For many of us, ginger beer exists as a relaxing non-alcoholic beverage, or a mixer for fairly bland whiskies such as the Glenfiddich 12-year-old. A ginger beer is a good host for many a tepid whisky and works wonders, becoming my summer drink of choice. Unfortunately, the 2019 edition of summer in Scotland has failed to arrive. Rain has swept the country on numerous occasions.
Unbeknownst to many, ginger beer does have roots in the whisky industry. Sadly, not today’s gleaming Scotch Whisky Association (SWA) showboating corporate propelled entity, but another era.
There is much debate within Scotch about the rules and regulations around cask types and usage. This prompted Diageo, which controls 40% of the Scotch whisky industry, to form a task force to challenge these rules, including those regarding tequila casks. Diageo has a history of attempting to influence any rules to its benefit, as articles on Marketscreener and Equities outline. Arguably, these changes are not for your tangible benefit as a whisky drinker, but to enable a definition that suits the corporate giant. Diageo also has strong representation amongst the SWA Council Members, who collectively set the ‘overall policy’ of the SWA.
Regulars will know that Diageo traded the Bushmills distillery for the Don Julio tequila in 2014, in which it already owned a stake of 50%. Tequila is a growing market, but so is Irish whiskey, which left many onlookers perplexed. Even the addition of $408 million heading Diageo’s way still prompted debate over the whole deal. But perhaps we now have a part of the jigsaw falling into place, as with access to an abundance of tequila casks, Diageo had to look for a new outlet for these, rather than your local garden centre. The final destination now seems to be the Scotch whisky industry.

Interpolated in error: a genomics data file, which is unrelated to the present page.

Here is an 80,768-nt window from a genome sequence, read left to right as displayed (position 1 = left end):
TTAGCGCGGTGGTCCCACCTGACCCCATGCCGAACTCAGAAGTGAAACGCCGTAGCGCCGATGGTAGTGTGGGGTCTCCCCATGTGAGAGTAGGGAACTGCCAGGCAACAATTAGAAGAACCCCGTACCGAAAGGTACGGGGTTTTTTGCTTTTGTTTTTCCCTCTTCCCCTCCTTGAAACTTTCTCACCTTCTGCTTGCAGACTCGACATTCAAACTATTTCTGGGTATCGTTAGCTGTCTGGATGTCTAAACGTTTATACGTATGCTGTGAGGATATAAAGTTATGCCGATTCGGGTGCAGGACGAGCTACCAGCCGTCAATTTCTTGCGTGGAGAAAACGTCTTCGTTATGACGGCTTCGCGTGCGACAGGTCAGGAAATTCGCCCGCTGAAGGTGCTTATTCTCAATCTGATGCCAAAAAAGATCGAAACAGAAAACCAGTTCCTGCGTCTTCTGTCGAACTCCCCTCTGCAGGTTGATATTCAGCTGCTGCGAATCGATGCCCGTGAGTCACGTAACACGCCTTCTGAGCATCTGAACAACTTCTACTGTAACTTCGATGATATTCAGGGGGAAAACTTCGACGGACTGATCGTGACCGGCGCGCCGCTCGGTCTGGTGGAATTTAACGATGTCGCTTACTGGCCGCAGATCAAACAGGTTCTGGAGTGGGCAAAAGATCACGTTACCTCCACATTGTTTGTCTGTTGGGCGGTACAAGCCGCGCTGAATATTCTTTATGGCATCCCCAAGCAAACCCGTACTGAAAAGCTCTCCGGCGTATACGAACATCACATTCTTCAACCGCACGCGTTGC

Oddly, as part of the new set of regulations, cider casks weren’t included alongside gin casks. The question to ponder is: if the leading members of the SWA had sizeable stakes in gin and cider, would this have influenced these new regulations? Ginger beer also remains out of scope, potentially for the same reasons. However, as suggested, ginger beer does have roots in Scotch. This was underlined to MALT recently when talking to an independent bottler that had studied old ledgers from blending firms. Casks of all persuasions were used to host maturing stock and a regular listing on the inventory was ginger beer casks.
All of this brings us to today’s release from the Australian Starward distillery, which is out with the strong arm of the SWA. Funnily enough, the distillery, which is located in Port Melbourne, received a large investment from Diageo in 2014. This followed hot on the heels of Diageo investing in the Stauning Whisky distillery in Denmark and is a tactic we’ve seen in recent times with, for example, William Grant & Sons purchasing Tuthilltown Spirits in New York. Armed with this influx of cash and access to knowledge—dubbed ‘mentoring’—Starward revealed plans to double its capacity in 2016 via a new distillery site.
Whilst I’d like to talk about the craft of Starward, like the Westland distillery in America, they have decided to take advantage of their corporate investors to push their product into new territories. I can totally appreciate the benefits of this decision and the motivations behind it, but it is always worth highlighting the ownership and influence with a distillery. I’d like to see more of this in Scotland, where we’ve seen an influx of distilleries across the landscape, and also in Ireland. Who truly owns these distilleries? I bet it isn’t the person that is often on camera or pushed out to give a statement.
Meanwhile, we’re dealing with this experimental bottling from Starward, which forms part of its Projects series. The ginger beer casks come from the Boatrocker brewery that produces by all accounts, a fiery ginger beer. These casks are used to finish the Starward whisky for 12 months in an ex-Apera barrel that once held the ginger beer.